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This article is more than 3 month old.

How can solar manufacturing industry tackle demand-supply mismatch conundrum?

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One particular roadblock is impeding the adoption of solar energy by the masses which is the profitability of DISCOMS. Eighty percent of the parts required to set up a solar power generation plant are imported, thus making it an expensive affair.

How can solar manufacturing industry tackle demand-supply mismatch conundrum?
The growing market sentiments in favour of green energy have put solar energy at the forefront of power generation. Market movement over the last few years are indicative of strong growth potential in this segment. However, one particular roadblock is impeding the adoption of solar energy by the masses which is the profitability of DISCOMS. Eighty percent of the parts required to set up a solar power generation plant are imported, thus making it an expensive affair. As a nation, a renewed focus on the inhouse generation of solar power can make its distribution financially feasible.
The government of India has been actively working on drafting policies to significantly boost the sector. Financial aid, reducing imports and promoting domestic manufacturing of parts are among the key issues that the Government of India is striving to address. The imposition of Basic Customs Duty on all imported parts from 2022 onwards is a policy measure that should bolster domestic manufacturing. It will not only reduce foreign dependence but also cut costs.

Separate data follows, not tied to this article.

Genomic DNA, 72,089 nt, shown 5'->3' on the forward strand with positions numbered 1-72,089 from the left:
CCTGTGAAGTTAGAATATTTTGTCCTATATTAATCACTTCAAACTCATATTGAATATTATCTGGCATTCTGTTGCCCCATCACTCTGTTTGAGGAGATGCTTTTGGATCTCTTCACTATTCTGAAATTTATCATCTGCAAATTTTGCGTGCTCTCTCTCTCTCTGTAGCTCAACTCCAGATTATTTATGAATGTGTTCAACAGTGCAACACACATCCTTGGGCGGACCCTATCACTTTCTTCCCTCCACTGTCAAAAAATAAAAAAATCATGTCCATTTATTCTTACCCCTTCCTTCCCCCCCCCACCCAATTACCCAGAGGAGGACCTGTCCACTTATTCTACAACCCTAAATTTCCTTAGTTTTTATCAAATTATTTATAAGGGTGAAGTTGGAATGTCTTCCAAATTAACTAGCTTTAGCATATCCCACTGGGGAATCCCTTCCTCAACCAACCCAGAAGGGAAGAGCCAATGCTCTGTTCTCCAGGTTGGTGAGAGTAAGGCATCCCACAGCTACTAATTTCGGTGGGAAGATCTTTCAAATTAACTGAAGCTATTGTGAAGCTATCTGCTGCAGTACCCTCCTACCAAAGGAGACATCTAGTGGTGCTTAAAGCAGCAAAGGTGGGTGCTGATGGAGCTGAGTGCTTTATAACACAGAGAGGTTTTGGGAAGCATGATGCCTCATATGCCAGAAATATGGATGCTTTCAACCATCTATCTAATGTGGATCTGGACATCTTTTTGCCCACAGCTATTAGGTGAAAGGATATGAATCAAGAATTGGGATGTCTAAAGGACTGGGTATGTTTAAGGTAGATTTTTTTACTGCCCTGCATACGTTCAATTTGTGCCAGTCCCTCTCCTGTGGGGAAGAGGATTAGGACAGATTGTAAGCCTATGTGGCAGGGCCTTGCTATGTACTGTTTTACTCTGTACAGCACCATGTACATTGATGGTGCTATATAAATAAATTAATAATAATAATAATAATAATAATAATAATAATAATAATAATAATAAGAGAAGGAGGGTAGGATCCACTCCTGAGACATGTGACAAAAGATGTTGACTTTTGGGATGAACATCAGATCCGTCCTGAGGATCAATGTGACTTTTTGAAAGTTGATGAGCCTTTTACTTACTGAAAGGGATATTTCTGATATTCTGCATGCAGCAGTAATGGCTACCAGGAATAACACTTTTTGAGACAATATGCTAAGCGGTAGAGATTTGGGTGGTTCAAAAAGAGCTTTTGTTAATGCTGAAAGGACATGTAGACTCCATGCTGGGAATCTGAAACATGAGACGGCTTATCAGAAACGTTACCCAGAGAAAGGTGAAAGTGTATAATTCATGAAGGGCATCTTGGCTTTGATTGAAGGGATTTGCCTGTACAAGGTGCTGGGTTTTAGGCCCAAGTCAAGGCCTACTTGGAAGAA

Our entrepreneurial capabilities have been established for a long time. Given the right kind of administrative and financial support, we are ready to enter global value chains. The cost of solar power has also touched its lowest rate ever in 2021, which means that the setting up of solar projects will have to become financially viable for developers.
In order to achieve cost competitiveness, India will have to adopt the China model. China derives its cost-advantage from two factors:
1. Core competence:
The six largest Chinese manufacturers had developed expertise in semiconductors before they migrated to the manufacturing of solar panels when the tide turned. In 2011, when the solar industry in India started growing, there was no technical knowledge about semiconductors. On the other hand, China was ready with the technical knowledge before the solar industry grew in the country.
2. Cost of Capital: The cost of debt in China is only five percent as opposed to a whopping 11 percent in India which is the highest in the APAC region. History indicates that over a decade ago, the Chinese reliance on Korea and Germany could have been sustained, but they proactively broke out of that dependence. Similarly, in the case of India, banking heavily upon imports will only fix the problem in the near term. If this trend were to continue, the solar industry will become a sister of the defence industry — highly capital-intensive.
On the bright side, the Indian government has given a massive push to the Make in India initiative under the mission of Atmanirbhar Bharat. The gates have been opened for 100 percent foreign investment in the renewable energy space.
Another major area of focus is the encouragement of the build-own-operate approach wherein foreign investors can set up an energy generation plant, own it and operate it as well. India holds tremendous potential to step in and bridge the supply-demand gap, not just in domestic waters but globally as well.
—The author, Gautam Mohanka is MD, Gautam Solar. Views expressed are personal
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